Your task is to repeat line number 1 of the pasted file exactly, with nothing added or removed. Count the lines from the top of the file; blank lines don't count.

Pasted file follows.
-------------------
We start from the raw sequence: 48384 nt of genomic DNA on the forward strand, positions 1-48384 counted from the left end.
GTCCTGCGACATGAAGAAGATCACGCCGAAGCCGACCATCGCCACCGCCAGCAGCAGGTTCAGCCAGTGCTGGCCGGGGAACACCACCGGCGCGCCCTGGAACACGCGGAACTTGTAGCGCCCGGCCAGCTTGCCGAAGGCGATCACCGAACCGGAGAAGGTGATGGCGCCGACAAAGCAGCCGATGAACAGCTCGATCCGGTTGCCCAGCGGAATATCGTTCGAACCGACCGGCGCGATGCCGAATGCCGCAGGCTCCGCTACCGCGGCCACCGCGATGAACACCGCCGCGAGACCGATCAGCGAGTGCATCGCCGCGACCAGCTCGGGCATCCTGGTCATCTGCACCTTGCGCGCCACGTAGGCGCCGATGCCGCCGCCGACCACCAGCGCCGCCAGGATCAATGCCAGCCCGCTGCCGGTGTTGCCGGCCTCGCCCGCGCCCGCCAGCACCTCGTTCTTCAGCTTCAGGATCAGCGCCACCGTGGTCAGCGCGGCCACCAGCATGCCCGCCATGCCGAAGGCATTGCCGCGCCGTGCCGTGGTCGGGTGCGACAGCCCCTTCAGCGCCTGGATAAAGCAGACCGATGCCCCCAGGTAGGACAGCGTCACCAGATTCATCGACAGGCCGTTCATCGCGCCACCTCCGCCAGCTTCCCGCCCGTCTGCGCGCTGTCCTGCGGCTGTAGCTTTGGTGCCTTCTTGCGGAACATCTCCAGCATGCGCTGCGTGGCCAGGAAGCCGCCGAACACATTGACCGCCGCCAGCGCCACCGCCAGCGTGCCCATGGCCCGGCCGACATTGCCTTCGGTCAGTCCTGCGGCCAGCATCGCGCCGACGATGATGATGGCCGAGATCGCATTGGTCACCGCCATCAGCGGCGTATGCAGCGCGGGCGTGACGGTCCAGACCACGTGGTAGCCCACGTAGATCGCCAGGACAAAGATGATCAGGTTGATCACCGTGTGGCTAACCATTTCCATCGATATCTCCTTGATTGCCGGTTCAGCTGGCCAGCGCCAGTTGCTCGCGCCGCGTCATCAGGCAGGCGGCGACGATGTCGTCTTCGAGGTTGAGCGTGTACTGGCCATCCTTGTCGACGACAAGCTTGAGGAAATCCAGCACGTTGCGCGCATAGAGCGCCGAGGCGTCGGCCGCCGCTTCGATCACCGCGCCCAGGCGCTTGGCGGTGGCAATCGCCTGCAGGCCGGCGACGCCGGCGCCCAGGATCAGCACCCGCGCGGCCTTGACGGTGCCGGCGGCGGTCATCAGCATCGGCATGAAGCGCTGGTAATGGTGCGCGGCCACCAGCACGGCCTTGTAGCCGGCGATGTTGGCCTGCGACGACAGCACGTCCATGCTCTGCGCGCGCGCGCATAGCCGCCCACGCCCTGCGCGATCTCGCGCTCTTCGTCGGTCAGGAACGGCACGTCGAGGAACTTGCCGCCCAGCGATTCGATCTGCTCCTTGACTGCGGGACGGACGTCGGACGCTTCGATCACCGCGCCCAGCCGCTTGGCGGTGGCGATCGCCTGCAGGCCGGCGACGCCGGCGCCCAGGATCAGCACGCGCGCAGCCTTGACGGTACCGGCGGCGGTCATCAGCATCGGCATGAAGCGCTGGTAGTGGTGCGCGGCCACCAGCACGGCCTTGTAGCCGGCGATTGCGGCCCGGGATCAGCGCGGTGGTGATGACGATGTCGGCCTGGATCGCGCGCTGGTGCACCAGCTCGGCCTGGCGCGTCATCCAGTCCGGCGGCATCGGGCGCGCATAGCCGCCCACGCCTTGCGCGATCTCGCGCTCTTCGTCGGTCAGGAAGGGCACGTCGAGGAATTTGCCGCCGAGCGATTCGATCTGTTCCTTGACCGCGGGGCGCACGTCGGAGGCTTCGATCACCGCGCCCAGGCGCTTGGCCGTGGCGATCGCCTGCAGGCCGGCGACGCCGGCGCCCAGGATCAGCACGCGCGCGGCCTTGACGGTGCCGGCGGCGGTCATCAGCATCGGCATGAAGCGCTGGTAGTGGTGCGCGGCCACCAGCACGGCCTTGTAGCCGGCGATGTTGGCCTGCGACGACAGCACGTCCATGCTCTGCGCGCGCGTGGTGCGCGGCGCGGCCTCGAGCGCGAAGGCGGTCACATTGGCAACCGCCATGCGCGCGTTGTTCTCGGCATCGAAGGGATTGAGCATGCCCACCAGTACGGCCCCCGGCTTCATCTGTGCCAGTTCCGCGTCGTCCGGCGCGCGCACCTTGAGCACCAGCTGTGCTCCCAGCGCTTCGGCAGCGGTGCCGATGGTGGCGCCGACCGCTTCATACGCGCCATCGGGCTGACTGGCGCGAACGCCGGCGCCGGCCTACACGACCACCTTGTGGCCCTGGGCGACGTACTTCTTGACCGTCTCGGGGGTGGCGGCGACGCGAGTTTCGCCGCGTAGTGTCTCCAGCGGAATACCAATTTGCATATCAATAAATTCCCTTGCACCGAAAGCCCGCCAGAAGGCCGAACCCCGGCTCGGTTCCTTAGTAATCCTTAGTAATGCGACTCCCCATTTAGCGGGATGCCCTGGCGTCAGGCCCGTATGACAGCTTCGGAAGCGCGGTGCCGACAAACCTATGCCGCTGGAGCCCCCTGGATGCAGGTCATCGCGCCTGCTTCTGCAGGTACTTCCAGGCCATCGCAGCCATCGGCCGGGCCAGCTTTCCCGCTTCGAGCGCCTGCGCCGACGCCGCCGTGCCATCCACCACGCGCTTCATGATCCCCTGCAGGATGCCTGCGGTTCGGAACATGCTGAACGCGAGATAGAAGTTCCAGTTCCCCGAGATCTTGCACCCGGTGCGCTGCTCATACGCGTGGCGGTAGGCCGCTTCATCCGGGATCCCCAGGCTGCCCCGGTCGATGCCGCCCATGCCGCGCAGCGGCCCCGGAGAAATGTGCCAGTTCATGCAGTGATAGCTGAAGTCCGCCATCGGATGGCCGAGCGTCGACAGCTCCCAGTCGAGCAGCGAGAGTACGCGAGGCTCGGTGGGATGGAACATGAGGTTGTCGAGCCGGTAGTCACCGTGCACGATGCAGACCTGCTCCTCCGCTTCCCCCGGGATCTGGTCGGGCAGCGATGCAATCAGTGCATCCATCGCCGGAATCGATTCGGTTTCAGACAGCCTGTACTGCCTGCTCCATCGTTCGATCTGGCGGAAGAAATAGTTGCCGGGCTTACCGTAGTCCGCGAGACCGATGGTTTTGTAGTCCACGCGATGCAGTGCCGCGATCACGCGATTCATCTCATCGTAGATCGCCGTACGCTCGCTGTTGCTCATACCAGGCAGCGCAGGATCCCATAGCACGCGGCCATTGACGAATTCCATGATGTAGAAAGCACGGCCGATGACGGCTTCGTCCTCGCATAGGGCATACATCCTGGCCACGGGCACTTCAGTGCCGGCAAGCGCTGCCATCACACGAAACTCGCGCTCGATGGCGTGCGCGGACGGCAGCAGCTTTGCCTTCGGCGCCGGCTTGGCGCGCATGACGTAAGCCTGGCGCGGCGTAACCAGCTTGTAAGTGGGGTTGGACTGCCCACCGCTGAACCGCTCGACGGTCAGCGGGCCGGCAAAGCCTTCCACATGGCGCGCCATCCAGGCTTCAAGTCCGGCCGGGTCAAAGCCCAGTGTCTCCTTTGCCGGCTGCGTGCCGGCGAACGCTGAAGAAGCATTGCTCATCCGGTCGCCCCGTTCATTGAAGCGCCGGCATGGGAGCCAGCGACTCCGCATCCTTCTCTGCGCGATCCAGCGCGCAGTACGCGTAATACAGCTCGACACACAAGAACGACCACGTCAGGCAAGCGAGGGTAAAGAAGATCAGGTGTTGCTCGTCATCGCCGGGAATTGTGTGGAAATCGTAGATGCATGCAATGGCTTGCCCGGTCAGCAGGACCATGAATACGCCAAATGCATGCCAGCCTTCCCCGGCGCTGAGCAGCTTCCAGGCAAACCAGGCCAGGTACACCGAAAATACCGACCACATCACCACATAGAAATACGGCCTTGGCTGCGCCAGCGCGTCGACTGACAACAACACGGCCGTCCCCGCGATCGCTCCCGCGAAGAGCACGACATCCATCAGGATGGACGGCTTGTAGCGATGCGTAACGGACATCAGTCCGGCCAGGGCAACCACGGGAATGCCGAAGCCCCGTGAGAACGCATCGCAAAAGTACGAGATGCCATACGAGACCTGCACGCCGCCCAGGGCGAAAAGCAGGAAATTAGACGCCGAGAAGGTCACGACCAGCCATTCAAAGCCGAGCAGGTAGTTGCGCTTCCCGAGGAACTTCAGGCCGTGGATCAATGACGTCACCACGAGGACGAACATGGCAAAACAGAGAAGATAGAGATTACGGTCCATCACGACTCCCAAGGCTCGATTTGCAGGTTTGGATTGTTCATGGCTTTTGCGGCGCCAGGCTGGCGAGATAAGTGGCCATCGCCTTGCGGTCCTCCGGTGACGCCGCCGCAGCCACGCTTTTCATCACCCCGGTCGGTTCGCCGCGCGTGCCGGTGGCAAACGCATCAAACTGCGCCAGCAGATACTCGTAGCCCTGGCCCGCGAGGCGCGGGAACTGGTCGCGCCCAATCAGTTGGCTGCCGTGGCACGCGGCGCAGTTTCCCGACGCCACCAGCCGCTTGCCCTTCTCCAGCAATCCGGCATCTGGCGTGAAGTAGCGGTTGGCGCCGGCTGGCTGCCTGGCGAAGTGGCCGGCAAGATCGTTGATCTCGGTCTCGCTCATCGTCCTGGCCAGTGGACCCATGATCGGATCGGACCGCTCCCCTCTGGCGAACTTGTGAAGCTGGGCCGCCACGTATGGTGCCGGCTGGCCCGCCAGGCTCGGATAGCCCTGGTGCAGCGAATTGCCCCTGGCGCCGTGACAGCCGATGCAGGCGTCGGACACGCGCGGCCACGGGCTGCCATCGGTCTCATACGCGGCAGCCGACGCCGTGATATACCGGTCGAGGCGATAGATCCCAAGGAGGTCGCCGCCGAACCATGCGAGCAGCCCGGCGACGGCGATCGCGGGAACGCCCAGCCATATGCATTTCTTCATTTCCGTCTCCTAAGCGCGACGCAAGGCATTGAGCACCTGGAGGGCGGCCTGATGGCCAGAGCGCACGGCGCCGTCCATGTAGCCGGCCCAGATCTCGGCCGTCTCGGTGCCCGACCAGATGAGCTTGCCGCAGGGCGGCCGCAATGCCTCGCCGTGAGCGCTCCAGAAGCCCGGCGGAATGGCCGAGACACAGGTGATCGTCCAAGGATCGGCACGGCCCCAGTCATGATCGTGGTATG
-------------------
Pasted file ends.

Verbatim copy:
We start from the raw sequence: 48384 nt of genomic DNA on the forward strand, positions 1-48384 counted from the left end.